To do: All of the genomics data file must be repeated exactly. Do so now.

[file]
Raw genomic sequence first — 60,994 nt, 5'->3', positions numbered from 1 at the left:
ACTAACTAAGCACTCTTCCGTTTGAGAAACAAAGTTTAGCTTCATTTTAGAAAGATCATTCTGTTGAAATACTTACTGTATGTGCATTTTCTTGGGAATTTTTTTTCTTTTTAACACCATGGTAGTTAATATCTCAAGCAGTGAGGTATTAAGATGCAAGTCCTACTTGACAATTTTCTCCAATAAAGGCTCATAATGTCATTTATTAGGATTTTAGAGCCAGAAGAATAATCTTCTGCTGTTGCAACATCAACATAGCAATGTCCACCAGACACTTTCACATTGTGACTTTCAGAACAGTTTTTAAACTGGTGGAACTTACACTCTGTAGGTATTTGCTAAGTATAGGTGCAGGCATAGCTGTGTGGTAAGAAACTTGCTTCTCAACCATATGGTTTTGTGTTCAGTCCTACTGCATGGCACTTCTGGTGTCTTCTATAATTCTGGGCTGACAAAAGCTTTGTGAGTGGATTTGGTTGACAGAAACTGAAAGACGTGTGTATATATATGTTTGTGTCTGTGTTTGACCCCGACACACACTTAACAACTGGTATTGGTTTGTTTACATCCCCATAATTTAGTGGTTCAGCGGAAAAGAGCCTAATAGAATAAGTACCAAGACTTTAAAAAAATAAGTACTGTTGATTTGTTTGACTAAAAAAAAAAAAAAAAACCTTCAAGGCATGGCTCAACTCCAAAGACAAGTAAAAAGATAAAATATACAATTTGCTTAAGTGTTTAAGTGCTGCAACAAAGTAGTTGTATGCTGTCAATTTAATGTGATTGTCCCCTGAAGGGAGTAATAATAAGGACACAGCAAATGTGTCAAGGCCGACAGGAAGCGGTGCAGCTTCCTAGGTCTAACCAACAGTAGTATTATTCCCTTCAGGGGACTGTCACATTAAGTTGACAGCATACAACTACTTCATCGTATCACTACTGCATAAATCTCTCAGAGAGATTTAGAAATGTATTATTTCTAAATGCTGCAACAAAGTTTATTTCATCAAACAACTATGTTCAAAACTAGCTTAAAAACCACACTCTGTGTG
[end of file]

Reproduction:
Raw genomic sequence first — 60,994 nt, 5'->3', positions numbered from 1 at the left:
ACTAACTAAGCACTCTTCCGTTTGAGAAACAAAGTTTAGCTTCATTTTAGAAAGATCATTCTGTTGAAATACTTACTGTATGTGCATTTTCTTGGGAATTTTTTTTCTTTTTAACACCATGGTAGTTAATATCTCAAGCAGTGAGGTATTAAGATGCAAGTCCTACTTGACAATTTTCTCCAATAAAGGCTCATAATGTCATTTATTAGGATTTTAGAGCCAGAAGAATAATCTTCTGCTGTTGCAACATCAACATAGCAATGTCCACCAGACACTTTCACATTGTGACTTTCAGAACAGTTTTTAAACTGGTGGAACTTACACTCTGTAGGTATTTGCTAAGTATAGGTGCAGGCATAGCTGTGTGGTAAGAAACTTGCTTCTCAACCATATGGTTTTGTGTTCAGTCCTACTGCATGGCACTTCTGGTGTCTTCTATAATTCTGGGCTGACAAAAGCTTTGTGAGTGGATTTGGTTGACAGAAACTGAAAGACGTGTGTATATATATGTTTGTGTCTGTGTTTGACCCCGACACACACTTAACAACTGGTATTGGTTTGTTTACATCCCCATAATTTAGTGGTTCAGCGGAAAAGAGCCTAATAGAATAAGTACCAAGACTTTAAAAAAATAAGTACTGTTGATTTGTTTGACTAAAAAAAAAAAAAAAAACCTTCAAGGCATGGCTCAACTCCAAAGACAAGTAAAAAGATAAAATATACAATTTGCTTAAGTGTTTAAGTGCTGCAACAAAGTAGTTGTATGCTGTCAATTTAATGTGATTGTCCCCTGAAGGGAGTAATAATAAGGACACAGCAAATGTGTCAAGGCCGACAGGAAGCGGTGCAGCTTCCTAGGTCTAACCAACAGTAGTATTATTCCCTTCAGGGGACTGTCACATTAAGTTGACAGCATACAACTACTTCATCGTATCACTACTGCATAAATCTCTCAGAGAGATTTAGAAATGTATTATTTCTAAATGCTGCAACAAAGTTTATTTCATCAAACAACTATGTTCAAAACTAGCTTAAAAACCACACTCTGTGTG